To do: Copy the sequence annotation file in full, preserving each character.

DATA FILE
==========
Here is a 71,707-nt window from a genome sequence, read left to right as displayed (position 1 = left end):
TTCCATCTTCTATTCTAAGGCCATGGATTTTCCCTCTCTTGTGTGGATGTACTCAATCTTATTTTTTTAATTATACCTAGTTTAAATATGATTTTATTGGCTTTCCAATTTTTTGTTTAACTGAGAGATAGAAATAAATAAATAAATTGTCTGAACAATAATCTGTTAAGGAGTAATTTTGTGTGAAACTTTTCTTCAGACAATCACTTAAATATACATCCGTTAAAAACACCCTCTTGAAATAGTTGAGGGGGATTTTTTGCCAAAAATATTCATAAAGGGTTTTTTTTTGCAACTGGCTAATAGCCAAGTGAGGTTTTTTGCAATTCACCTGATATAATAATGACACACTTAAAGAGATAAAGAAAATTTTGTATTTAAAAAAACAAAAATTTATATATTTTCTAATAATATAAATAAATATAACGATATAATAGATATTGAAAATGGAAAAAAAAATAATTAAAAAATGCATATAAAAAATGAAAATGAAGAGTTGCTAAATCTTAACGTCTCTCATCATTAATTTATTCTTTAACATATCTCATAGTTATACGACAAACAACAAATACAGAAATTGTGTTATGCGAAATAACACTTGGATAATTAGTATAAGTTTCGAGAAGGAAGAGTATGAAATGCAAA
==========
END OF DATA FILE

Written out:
Here is a 71,707-nt window from a genome sequence, read left to right as displayed (position 1 = left end):
TTCCATCTTCTATTCTAAGGCCATGGATTTTCCCTCTCTTGTGTGGATGTACTCAATCTTATTTTTTTAATTATACCTAGTTTAAATATGATTTTATTGGCTTTCCAATTTTTTGTTTAACTGAGAGATAGAAATAAATAAATAAATTGTCTGAACAATAATCTGTTAAGGAGTAATTTTGTGTGAAACTTTTCTTCAGACAATCACTTAAATATACATCCGTTAAAAACACCCTCTTGAAATAGTTGAGGGGGATTTTTTGCCAAAAATATTCATAAAGGGTTTTTTTTTGCAACTGGCTAATAGCCAAGTGAGGTTTTTTGCAATTCACCTGATATAATAATGACACACTTAAAGAGATAAAGAAAATTTTGTATTTAAAAAAACAAAAATTTATATATTTTCTAATAATATAAATAAATATAACGATATAATAGATATTGAAAATGGAAAAAAAAATAATTAAAAAATGCATATAAAAAATGAAAATGAAGAGTTGCTAAATCTTAACGTCTCTCATCATTAATTTATTCTTTAACATATCTCATAGTTATACGACAAACAACAAATACAGAAATTGTGTTATGCGAAATAACACTTGGATAATTAGTATAAGTTTCGAGAAGGAAGAGTATGAAATGCAAA